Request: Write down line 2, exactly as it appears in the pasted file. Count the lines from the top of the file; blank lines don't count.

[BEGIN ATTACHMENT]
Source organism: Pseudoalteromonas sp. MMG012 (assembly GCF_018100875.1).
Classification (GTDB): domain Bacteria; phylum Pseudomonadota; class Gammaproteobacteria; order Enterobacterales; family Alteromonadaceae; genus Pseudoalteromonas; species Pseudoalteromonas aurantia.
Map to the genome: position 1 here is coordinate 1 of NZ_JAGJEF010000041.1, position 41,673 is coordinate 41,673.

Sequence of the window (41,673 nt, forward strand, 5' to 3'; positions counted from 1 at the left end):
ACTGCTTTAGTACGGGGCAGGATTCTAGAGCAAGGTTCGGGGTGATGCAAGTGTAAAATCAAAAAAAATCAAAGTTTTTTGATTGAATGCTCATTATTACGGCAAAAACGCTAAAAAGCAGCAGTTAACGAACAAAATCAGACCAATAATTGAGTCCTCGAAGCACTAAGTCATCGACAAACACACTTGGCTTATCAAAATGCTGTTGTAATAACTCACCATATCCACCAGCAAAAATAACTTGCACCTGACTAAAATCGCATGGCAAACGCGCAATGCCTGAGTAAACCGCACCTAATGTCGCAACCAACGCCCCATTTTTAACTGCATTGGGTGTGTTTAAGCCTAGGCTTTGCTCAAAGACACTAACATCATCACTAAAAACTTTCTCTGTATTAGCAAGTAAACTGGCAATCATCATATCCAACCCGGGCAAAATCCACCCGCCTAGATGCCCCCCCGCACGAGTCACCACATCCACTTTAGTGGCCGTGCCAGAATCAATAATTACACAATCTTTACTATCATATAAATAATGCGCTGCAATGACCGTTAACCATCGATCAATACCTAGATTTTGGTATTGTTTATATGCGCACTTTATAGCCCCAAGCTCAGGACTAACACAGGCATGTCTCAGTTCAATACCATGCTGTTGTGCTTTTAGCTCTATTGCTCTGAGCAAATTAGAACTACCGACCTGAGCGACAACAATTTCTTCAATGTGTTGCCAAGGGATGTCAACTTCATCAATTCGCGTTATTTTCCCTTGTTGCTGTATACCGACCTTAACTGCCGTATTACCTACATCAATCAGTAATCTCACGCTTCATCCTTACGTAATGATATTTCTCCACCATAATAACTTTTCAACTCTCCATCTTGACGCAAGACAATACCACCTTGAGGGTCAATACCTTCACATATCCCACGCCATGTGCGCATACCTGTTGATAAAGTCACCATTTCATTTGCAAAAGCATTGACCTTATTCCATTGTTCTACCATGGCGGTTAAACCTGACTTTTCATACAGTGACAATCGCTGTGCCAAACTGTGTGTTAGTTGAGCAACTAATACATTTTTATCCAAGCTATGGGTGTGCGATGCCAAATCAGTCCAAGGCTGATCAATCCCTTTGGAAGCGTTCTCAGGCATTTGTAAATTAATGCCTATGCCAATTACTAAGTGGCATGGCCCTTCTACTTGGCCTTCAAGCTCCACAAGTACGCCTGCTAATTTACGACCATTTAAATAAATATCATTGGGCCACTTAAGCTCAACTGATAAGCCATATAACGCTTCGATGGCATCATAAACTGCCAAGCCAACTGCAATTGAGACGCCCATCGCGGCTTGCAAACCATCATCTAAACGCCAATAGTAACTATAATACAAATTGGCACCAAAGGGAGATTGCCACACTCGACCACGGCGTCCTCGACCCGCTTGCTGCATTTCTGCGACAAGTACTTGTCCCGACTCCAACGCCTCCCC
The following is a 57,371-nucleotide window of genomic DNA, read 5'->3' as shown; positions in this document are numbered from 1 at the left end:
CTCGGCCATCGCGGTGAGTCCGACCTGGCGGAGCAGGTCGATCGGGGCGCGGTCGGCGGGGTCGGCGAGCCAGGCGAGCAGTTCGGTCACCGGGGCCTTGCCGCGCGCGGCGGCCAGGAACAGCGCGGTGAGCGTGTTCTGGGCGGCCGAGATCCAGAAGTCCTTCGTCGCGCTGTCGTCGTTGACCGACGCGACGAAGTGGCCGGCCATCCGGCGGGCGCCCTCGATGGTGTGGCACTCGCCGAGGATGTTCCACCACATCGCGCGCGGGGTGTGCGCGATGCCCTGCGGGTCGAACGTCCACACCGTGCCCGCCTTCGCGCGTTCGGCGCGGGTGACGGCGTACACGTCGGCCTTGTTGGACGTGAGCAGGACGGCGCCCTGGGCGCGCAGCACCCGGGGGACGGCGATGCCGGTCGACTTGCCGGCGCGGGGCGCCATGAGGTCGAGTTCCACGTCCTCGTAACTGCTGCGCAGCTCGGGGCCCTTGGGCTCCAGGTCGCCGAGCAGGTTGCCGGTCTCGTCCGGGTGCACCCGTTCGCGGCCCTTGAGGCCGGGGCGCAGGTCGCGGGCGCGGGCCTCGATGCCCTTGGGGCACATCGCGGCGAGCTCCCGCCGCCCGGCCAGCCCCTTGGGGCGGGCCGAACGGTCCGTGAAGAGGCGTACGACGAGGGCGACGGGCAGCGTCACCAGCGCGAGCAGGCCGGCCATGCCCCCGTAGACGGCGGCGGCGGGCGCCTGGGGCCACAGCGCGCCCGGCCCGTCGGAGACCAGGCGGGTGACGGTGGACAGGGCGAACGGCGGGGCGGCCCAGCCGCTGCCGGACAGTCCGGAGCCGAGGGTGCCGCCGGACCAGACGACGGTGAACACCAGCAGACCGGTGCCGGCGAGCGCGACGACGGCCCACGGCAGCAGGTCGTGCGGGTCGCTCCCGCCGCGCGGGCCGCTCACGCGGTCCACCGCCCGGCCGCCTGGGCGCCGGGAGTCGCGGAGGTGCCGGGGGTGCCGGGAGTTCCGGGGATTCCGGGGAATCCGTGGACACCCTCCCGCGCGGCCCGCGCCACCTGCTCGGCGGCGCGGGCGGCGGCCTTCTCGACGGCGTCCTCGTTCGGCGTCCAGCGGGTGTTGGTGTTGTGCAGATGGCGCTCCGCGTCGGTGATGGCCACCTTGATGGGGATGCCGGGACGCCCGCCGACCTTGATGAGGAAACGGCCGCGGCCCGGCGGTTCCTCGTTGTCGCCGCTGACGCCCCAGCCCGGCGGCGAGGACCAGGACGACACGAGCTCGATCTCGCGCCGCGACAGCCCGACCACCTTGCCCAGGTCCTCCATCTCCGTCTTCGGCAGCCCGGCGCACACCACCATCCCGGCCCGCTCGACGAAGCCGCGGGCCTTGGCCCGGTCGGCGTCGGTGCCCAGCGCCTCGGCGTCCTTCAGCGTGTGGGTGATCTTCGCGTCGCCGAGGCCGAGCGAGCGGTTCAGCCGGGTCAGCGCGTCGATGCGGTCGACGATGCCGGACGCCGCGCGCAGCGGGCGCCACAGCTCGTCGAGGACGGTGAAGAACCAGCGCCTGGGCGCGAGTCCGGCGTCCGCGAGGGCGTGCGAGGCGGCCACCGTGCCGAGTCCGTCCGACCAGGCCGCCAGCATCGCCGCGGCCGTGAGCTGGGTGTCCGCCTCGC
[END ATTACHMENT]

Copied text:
Classification (GTDB): domain Bacteria; phylum Pseudomonadota; class Gammaproteobacteria; order Enterobacterales; family Alteromonadaceae; genus Pseudoalteromonas; species Pseudoalteromonas aurantia.